So what did he do on Jan. 6?
As architect of the Capitol, Blanton is required to physically oversee the Capitol grounds. But Blanton did not report to work at any time on Jan. 6, 2021. According to the OIG report, Blanton confirmed last year that neither he nor any of his employees “engaged in conversation with the U.S. Capitol Police (USCP) regarding a request for an emergency declaration or interest seeking National Guard support in advance of the breach of the U.S. Capitol.”
“I am outraged that you would be in a comfortable place, sir, while the rest of us were thinking about dying that day and how we were going to come out alive,” Rep. Norma Torres said during the House hearing on Feb. 9. Torres described how the police officer guarding the area of the House gallery where she huddled on the floor with other lawmakers did not have a key to lock the door.
“Do you know that?” asked Torres. Blanton responded, “That’s news to me. “
What did Blanton have to say about all this?
In his testimony to lawmakers on Feb. 9, Blanton denied any wrongdoing. “I wholeheartedly reject any assertion that I engaged in unethical behavior during my service to this country,” he said in his opening statement.
Blanton said he allowed his wife and daughter to drive his government-issued car, but only while he accompanied them as a passenger. When asked if he ever let them drive when he wasn’t present, he demurred. “My recollection is no. But … I can’t say 100 percent definitively because that may have occurred or it may not have occurred.”
When asked about his absence on Jan. 6, Blanton said he was using his government-issued car as a “mobile command center” and that he wouldn’t have been able to get into Capitol grounds that day due to police barricades and security. Republican Rep. Stephanie Bice wasn’t buying that. “That fact that you would say, ‘I wasn’t going to be able to get in’—I cannot fathom that,” she said. “It doesn’t make any sense.”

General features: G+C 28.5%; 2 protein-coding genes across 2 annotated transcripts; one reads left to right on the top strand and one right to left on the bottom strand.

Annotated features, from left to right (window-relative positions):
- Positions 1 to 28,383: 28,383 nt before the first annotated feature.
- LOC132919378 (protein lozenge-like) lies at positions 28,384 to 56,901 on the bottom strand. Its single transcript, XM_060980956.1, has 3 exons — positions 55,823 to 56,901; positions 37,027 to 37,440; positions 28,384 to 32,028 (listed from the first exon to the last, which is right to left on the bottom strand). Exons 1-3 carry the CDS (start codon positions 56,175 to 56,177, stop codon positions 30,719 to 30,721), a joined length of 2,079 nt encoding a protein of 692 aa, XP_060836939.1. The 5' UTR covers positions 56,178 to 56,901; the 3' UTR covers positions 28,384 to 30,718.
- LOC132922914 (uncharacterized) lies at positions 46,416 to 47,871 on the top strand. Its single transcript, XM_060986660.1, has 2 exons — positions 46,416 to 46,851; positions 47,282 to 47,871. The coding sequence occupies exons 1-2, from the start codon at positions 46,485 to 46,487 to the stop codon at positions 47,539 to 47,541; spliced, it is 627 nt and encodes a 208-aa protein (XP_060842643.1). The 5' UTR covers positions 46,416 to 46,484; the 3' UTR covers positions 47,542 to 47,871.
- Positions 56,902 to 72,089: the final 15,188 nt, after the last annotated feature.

How was this received on Capitol Hill?
In a rare moment of bipartisanship, Republicans and Democrats came together to call for Blanton’s firing. A group of prominent Democrats released a statement late last year that said, “Based on the overwhelming evidence of misconduct outlined in this report, Mr. Blanton must resign. He should be held accountable and reimburse the government,” according to The Hill.
Republican leaders joined in, with House Speaker Kevin McCarthy saying on Monday that Blanton “no longer has my confidence to continue his job,” and called on Biden to fire him immediately. The official House GOP Twitter account agreed, tweeting, “#FireBlanton.”
That same day, Biden officially fired Blanton. Democratic Rep. Joe Morelle, also the ranking member on the House Administration committee, immediately put out a statement applauding Biden’s decision. “After being given the opportunity to respond to numerous allegations of legal, ethical, and administrative violations, and failing to directly respond, the President has removed Mr. Brett Blanton from his position—a decision I firmly stand behind.”
Will Blanton face any other repercussions?
The OIG has sent its investigation’s findings to Virginia law enforcement officials, congressional oversight committees and the Internal Revenue Service for review. It’s not yet clear if they’ll pursue their own investigations or charges against Blanton.
Who is going to oversee the Capitol grounds now?
The process of picking a replacement has begun, but it’s not expected to be easy. Under former President Trump, it took a little over a year to fill the role. Normally, the architect of the Capitol’s deputy would be promoted to take on the job, but under Blanton there was no deputy. Instead, Chere Rexroat, chief engineer at the office, will assume the interim role.